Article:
It will take a lot more than the Oprah Winfrey effect to revive Weight Watchers.
Shares of Weight Watchers International Inc. more than doubled last week after Winfrey pledged to take a 10 percent stake and join its board, but the media magnate is hitching her fortunes to a debt-laden company that's been shedding customers for years.
Weight Watchers carries a heavy burden: $2.2 billion of obligations. Its net leverage ratio, a measure of how much debt it has relative to earnings, doubled in the five years through 2014 to about 6.4 times. While it's bringing in one of the world's most trusted celebrities, that may not be enough to revive a weight-loss company that's been struggling to lure customers who can avail themselves of free online options to reach their goals.
"The landscape for weight management has changed -- there's more competition from calorie-counting apps and fitness trackers," said R.J. Hottovy, an analyst at Morningstar Inc. in Chicago. While the company says Winfrey will help steer its offerings toward a more holistic approach, "it's not clear how you integrate health and wellness into the overall platform," he said.
Yet that's exactly what Weight Watchers needs to do, said Marlene Morris Towns, a teaching professor of marketing at Georgetown University. The brand is outdated, she said, and it may even behoove the company to start a new one rather than proceed with an identity that is more evocative of the last century. Weight Watchers, which offers a line of licensed food products and weight-loss services, also should focus on natural ingredients and transparent labeling that consumers are seeking, she said.
The 52-year-old company grew out of the gatherings started by self-described "overweight housewife" Jean Nidetch to discuss dieting strategies. She died in April at 91.
Weight Watchers is under strain in the debt markets, with a $2.05 billion loan trading at lower levels than nearly every other one that's larger than $1 billion with similar ratings and maturities, according to data compiled by Bloomberg. Only a second-lien obligation of oil and gas producer Fieldwood Energy LLC struggling with collapsed commodity prices is quoted lower by traders, the data show.
The weight-control company is running out of time before it must either try to refinance or pay off what remains on a smaller loan before the debt matures in early April. While Weight Watchers retired about half of what was a $300 million obligation with cash payments through June, it still owes $143.6 million.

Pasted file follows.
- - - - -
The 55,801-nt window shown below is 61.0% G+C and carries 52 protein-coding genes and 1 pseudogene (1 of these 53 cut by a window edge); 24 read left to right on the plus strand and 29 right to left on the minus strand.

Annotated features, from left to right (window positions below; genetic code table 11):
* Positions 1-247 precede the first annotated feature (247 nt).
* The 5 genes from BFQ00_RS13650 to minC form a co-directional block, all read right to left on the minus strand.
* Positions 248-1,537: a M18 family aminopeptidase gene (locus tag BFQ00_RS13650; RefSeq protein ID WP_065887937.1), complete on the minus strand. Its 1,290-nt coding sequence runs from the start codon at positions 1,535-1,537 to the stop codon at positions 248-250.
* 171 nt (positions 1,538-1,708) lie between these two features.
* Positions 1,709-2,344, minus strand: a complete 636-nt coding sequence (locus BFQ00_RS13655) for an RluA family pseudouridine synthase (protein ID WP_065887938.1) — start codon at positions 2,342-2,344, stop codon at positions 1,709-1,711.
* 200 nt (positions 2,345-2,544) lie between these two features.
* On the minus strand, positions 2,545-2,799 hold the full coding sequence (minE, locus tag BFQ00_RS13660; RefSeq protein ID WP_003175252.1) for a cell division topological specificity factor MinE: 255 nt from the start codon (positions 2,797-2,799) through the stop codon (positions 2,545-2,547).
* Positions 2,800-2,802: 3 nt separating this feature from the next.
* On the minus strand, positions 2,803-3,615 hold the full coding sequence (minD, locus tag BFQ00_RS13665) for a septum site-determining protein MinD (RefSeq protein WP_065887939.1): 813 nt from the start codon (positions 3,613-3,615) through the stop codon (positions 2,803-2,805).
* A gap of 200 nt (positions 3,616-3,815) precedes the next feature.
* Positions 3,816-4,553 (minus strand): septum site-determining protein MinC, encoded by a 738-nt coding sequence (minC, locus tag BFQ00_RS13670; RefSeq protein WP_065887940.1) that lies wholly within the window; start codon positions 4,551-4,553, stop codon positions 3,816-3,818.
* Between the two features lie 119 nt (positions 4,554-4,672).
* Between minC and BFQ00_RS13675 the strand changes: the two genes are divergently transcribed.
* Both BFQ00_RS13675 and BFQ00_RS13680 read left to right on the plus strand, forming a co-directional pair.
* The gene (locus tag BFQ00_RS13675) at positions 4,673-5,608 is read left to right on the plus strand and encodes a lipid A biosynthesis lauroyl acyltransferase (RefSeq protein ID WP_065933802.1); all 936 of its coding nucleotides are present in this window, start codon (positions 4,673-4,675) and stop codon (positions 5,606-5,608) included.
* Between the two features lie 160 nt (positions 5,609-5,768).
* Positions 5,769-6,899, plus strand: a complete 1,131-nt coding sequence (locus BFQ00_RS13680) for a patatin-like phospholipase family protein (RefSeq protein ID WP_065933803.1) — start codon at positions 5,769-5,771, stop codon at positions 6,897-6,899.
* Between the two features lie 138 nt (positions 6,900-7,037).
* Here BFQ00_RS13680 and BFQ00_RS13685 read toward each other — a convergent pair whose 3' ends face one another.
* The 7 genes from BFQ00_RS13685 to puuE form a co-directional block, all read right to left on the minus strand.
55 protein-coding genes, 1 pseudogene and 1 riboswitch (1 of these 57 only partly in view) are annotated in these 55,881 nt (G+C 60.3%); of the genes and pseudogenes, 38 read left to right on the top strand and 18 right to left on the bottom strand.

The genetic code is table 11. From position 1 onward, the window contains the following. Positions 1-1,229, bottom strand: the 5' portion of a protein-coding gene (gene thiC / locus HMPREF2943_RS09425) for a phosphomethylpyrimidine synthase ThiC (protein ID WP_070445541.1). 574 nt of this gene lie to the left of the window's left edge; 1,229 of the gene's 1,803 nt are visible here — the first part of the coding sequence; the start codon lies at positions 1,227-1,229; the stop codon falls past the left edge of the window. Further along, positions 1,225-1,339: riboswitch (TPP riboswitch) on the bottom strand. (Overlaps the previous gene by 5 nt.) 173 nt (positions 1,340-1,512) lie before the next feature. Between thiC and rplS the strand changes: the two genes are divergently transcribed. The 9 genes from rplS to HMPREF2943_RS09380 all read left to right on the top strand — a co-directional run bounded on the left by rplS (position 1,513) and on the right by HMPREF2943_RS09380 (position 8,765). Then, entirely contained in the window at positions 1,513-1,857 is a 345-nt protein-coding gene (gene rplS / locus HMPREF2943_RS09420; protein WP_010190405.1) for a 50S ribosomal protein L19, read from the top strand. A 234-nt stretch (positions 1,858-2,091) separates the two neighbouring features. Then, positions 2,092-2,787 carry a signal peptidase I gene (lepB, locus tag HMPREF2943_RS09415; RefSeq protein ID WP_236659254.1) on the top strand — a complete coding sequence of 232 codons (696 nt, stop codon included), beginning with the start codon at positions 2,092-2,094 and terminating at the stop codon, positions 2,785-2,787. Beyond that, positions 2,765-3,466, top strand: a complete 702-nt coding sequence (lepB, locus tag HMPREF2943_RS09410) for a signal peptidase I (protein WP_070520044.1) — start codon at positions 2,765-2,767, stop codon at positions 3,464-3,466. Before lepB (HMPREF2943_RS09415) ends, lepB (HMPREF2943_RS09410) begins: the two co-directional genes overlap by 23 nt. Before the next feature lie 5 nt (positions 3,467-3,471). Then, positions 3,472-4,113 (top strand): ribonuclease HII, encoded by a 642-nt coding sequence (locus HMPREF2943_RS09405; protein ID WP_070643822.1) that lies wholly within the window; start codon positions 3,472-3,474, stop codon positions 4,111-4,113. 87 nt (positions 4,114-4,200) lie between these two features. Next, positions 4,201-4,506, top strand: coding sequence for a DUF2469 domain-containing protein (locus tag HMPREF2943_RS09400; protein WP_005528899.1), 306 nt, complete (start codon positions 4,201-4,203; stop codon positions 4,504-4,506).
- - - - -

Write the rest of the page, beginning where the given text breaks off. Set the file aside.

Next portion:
Chief Financial Officer Nicholas Hotchkin said on a February conference call with analysts and again in May that the company would seek to pay down the loan with cash, according to transcripts of the calls. He said the company would do that without borrowing on a $50 million short-term revolving loan.
Nicole Nichols, a spokesman for Winfrey, declined to comment. Weight Watchers said it has strong liquidity, low capital expenditures and ample time to refinance.
"We are in the process of a multiyear transformation that includes reimagining our core offering," Chief Executive Officer Jim Chambers said in a statement. "Our plans were in place to launch later this year a comprehensive program innovation as we expand our purpose from weight loss alone to more broadly helping people lead healthier, happier lives. This partnership with Oprah Winfrey is not in place of, but rather is a force in accelerating, the transformation that is already underway."
Winfrey's announcement of a stake in the New York-based company sent its shares up 105 percent on Monday and an additional 31 percent on Tuesday. The shares fell off Wednesday and Thursday in trading on the New York Stock Exchange, losing about 6 percent in total over both days. Before the announcement, the shares had fallen 73 percent this year. NutriSystem Inc., which sells meal plans for weight loss, gained 6.1 percent in the same period.
Customers can identify with Winfrey's own struggle to lose weight, Gary Foster, chief scientific officer, said in a statement.
"She's a great representative for the brand because she speaks honestly about her own experiences that are based in reality rather than perfection," he said.
Towns, the Georgetown professor, said she wasn't so sure Winfrey would be an effective endorser, despite the strength of her brand.
"I don't think she's a good poster person for weight loss," she said. "She's definitely an expert on weight loss, but she yo-yos."
SundayMonday Business on 10/25/2015